Appellate Briefing Fail: Large Sections Disregarded, and Entire Reply Brief Forfeited, for Failure to Provide Citations and Headings

Timothy Kowal, Esq.
August 19, 2021

They can't be serious about that. That is what you probably think when you read rule 8.204(a) of the California Rules of Court. It sets forth a lot of pretty commonplace requirements for appellate briefs. It requires tables of contents and authorities, headings and subheadings, that kind of thing. It also says parties must "support each point by argument and, if possible, by citation of authority."

Sure, it is poor form not to include all that. But really, what's the worst that can happen if you slip up a bit on these particulars?

You will find out in The Villas v. Westpark Corte Bella Comm. Assoc. (D4d3 Aug. 12, 2021) no. G059577 (nonpub. opn.).

There, the opening brief failed to comply with rule 8.204(a)(1)(C) because "while the brief has some record references, large parts of the brief, including half of the statement of facts, have none." The Court of Appeal has the discretion to disregard passages of a brief that do not comply with rule 8.204(a)(1)(C). (Ragland v. U.S. Bank National Assn. (2012) 209 Cal.App.4th 182, 195; Doppes v. Bentley Motors, Inc. (2009) 174 Cal.App.4th 967, 990.)

The opening brief also failed to comply with rule 8.204(a) because it did not explain why the order on appeal was an appealable order (even though it was an appealable order).

The opening brief also failed rule 8.204(a)(1)(B) because it did not “[s]tate each point under a separate heading or subheading summarizing the point, and support each point by argument and, if possible, by citation of authority.” One of the poorly-headed sections also contained few legal citations as well, so the court had discretion not to consider that entire section of the brief. (See Winslett v. 1811 27th Avenue LLC (2018) 26 Cal.App.5th 239, 248, fn. 6; Pizarro v. Reynoso (2017) 10 Cal.App.5th 172, 179; Roe v. McDonald's Corp. (2005) 129 Cal.App.4th 1107, 1114.)

The opening brief also failed to discuss the appellate standard of review. "Although a statement of the standard of review is not a technical requirement of an appellate brief, “[f]ailure to acknowledge the proper scope of review is a concession of a lack of merit.” (Sonic Manufacturing Technologies, Inc. v. AAE Systems, Inc. (2011) 196 Cal.App.4th 456, 465 (Sonic).) “ ‘Arguments should be tailored according to the applicable standard of appellate review.’ ” (Ibid.) By failing to acknowledge the standard of review, tailor its arguments to that standard, and properly cite to the record, the Villas has failed to make “coherent legal argument” sufficient to meet its burden of proving error. (Ponte v. County of Calaveras (2017) 14 Cal.App.5th 551, 555.)"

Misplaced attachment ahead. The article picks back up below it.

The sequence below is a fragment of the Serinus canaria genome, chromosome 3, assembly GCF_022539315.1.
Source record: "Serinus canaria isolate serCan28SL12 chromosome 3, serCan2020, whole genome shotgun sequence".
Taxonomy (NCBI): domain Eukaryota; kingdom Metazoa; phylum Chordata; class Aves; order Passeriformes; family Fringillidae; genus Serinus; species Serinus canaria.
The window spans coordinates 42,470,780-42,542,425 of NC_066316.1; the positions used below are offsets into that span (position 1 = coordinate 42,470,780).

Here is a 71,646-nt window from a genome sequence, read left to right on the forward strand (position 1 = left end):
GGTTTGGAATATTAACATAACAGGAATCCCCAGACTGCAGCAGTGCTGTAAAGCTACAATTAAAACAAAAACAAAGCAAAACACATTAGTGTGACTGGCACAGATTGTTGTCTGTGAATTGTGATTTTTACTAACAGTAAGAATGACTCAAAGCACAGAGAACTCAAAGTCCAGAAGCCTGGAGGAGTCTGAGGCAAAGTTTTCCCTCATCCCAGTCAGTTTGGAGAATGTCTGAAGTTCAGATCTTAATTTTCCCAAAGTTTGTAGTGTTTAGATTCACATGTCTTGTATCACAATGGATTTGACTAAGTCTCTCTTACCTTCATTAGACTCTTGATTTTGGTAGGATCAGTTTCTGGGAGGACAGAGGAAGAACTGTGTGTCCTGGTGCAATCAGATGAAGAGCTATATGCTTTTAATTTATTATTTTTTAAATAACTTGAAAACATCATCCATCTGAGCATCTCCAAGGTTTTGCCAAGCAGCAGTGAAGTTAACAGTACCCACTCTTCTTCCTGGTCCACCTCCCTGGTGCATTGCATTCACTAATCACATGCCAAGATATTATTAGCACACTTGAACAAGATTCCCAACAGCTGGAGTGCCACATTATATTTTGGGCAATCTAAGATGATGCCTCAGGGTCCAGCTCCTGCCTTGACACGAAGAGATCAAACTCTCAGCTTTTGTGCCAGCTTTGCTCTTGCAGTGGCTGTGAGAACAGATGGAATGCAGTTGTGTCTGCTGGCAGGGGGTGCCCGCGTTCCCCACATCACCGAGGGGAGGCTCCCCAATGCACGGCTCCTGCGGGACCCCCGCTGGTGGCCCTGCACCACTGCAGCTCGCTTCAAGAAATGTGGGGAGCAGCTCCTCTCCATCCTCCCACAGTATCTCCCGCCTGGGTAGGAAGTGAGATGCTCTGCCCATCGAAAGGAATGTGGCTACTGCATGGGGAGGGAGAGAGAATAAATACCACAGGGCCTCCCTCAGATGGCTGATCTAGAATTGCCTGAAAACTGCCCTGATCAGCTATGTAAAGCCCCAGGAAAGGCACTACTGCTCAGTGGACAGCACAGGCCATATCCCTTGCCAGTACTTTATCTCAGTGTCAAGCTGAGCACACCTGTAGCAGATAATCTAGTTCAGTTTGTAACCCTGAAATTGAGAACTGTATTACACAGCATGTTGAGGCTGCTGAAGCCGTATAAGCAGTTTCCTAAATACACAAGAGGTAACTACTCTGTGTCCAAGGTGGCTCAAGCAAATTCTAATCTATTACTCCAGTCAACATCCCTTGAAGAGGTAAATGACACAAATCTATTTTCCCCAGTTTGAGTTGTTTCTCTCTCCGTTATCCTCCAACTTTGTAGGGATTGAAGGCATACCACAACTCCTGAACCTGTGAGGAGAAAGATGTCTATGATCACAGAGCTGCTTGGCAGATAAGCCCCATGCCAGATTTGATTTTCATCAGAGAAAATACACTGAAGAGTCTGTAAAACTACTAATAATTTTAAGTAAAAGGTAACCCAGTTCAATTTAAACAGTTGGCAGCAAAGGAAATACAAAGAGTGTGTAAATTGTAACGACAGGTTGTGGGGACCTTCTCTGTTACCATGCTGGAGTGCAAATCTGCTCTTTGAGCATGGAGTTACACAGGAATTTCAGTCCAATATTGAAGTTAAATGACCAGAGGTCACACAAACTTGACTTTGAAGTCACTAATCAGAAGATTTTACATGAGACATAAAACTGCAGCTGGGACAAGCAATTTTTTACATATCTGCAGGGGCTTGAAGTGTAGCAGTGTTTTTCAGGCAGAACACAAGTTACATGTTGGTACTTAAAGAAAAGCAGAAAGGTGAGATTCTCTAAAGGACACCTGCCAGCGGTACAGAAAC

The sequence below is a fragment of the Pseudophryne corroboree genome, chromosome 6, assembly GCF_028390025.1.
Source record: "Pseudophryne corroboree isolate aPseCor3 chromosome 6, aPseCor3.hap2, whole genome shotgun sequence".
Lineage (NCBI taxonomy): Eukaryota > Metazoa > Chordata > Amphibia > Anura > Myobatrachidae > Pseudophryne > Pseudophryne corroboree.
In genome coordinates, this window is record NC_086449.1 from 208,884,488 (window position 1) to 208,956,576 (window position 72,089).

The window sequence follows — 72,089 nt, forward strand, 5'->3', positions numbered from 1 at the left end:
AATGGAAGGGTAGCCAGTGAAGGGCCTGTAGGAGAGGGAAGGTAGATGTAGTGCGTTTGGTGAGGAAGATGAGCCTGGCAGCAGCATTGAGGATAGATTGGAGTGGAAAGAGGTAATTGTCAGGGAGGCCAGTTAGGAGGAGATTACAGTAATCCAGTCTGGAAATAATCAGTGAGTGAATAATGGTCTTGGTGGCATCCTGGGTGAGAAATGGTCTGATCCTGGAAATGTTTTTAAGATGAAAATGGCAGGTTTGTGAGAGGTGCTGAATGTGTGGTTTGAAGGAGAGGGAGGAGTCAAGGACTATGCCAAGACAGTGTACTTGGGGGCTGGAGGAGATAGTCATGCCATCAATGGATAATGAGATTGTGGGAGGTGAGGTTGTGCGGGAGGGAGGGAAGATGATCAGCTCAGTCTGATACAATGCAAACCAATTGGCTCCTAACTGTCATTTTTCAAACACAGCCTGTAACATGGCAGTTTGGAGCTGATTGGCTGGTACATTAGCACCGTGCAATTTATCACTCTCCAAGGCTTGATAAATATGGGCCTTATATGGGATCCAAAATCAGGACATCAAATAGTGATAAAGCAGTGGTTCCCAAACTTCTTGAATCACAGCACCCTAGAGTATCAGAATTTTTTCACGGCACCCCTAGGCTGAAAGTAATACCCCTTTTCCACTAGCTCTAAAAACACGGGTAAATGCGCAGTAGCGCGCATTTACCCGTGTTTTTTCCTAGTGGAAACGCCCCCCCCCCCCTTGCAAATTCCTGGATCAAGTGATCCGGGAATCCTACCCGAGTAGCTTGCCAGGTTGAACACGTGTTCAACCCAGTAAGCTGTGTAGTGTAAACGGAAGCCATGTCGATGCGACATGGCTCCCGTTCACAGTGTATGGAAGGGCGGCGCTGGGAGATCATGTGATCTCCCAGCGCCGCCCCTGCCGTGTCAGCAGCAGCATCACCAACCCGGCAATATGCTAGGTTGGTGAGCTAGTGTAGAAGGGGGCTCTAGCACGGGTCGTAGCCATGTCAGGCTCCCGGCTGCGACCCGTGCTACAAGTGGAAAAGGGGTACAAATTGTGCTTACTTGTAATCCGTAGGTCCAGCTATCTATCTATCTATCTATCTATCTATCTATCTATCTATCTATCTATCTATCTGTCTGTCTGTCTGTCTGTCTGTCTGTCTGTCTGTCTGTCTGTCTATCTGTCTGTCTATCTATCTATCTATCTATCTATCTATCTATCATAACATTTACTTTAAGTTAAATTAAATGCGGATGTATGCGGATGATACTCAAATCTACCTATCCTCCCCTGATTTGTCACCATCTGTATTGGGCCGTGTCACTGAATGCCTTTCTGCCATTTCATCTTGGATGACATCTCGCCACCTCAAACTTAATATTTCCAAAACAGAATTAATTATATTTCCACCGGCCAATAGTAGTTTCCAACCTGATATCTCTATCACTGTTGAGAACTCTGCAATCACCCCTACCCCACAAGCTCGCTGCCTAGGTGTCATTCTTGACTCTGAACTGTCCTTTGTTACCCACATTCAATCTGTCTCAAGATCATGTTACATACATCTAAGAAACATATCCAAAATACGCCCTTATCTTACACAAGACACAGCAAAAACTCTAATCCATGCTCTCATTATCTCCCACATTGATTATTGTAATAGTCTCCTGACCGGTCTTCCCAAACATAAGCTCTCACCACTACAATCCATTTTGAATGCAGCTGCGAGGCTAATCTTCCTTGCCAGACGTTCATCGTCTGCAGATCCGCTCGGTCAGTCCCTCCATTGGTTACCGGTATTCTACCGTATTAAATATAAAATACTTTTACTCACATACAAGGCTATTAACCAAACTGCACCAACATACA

As to the appellant's reply brief: "The entire appellant's reply brief is in violation of rule 8.204(a)(1)(B) and (C) because the brief has only a handful of record references and is completely lacking in citation to authority. The court had discretion not to consider the entire brief. (Holden v. City of San Diego (2019) 43 Cal.App.5th 404, 418-419; Benach v. County of Los Angeles (2007) 149 Cal.App.4th 836, 852; Roe v. McDonald's Corp., supra, 129 Cal.App.4th at p. 1114.) "We shall not consider factual assertions made in the appellant's reply brief that are not supported by a citation to the record." (Ragland v. U.S. Bank National Assn., supra, 209 Cal.App.4th at p. 195.)

The reply also made new arguments that were not raised in the opening brief. Those arguments are forfeited. (Estate of Bonzi (2013) 216 Cal.App.4th 1085, 1106, fn. 6 [“we do not consider arguments raised for the first time in a reply brief”]; Chicago Title Ins. Co. v. AMZ Ins. Services, Inc. (2010) 188 Cal.App.4th 401, 427-428 [arguments raised for the first time in the appellant's reply brief are forfeited].)

In sum, for failing to comply with Rules of Court rule 8.204(a) and other briefing defects:

  • The court disregarded the parts of the brief that lacked record citations in violation of rule 8.204(a)(1)(C).
  • The new arguments in the reply brief not raised in the opening brief were forfeited and not considered.
  • All the rest of the arguments made in the appellant's reply brief were forfeited, and not considered.

Magnanimously, the court did go on to evaluate the balance of the arguments on the merits. As you might expect:


Tim Kowal helps trial attorneys and clients win their cases and avoid error on appeal. He co-hosts the Cal. Appellate Law Podcast at, and publishes a newsletter of appellate tips for trial attorneys at His appellate practice covers all of California's appellate districts and throughout the Ninth Circuit, with appellate attorneys in offices in Orange County and Monterey County. Contact Tim at or (714) 641-1232.

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